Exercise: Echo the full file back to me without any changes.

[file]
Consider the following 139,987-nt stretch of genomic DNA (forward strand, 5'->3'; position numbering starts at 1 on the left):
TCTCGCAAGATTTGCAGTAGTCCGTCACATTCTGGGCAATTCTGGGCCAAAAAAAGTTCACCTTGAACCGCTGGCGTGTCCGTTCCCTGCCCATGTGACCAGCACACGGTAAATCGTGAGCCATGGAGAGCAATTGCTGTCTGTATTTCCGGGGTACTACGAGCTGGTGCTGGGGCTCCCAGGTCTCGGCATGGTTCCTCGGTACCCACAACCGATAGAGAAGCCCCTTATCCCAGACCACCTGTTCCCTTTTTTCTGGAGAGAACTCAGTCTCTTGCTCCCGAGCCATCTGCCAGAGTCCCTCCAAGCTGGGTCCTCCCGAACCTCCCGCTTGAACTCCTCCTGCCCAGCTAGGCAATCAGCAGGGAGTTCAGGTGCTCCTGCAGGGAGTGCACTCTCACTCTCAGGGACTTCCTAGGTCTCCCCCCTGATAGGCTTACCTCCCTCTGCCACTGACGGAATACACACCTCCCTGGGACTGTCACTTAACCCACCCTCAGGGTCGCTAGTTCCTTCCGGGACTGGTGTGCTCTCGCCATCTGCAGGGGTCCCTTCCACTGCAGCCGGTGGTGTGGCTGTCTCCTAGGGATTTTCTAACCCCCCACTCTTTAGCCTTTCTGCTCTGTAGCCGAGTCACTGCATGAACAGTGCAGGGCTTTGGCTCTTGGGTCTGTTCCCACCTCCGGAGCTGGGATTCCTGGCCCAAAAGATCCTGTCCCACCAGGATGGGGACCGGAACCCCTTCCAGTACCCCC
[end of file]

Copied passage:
Consider the following 139,987-nt stretch of genomic DNA (forward strand, 5'->3'; position numbering starts at 1 on the left):
TCTCGCAAGATTTGCAGTAGTCCGTCACATTCTGGGCAATTCTGGGCCAAAAAAAGTTCACCTTGAACCGCTGGCGTGTCCGTTCCCTGCCCATGTGACCAGCACACGGTAAATCGTGAGCCATGGAGAGCAATTGCTGTCTGTATTTCCGGGGTACTACGAGCTGGTGCTGGGGCTCCCAGGTCTCGGCATGGTTCCTCGGTACCCACAACCGATAGAGAAGCCCCTTATCCCAGACCACCTGTTCCCTTTTTTCTGGAGAGAACTCAGTCTCTTGCTCCCGAGCCATCTGCCAGAGTCCCTCCAAGCTGGGTCCTCCCGAACCTCCCGCTTGAACTCCTCCTGCCCAGCTAGGCAATCAGCAGGGAGTTCAGGTGCTCCTGCAGGGAGTGCACTCTCACTCTCAGGGACTTCCTAGGTCTCCCCCCTGATAGGCTTACCTCCCTCTGCCACTGACGGAATACACACCTCCCTGGGACTGTCACTTAACCCACCCTCAGGGTCGCTAGTTCCTTCCGGGACTGGTGTGCTCTCGCCATCTGCAGGGGTCCCTTCCACTGCAGCCGGTGGTGTGGCTGTCTCCTAGGGATTTTCTAACCCCCCACTCTTTAGCCTTTCTGCTCTGTAGCCGAGTCACTGCATGAACAGTGCAGGGCTTTGGCTCTTGGGTCTGTTCCCACCTCCGGAGCTGGGATTCCTGGCCCAAAAGATCCTGTCCCACCAGGATGGGGACCGGAACCCCTTCCAGTACCCCC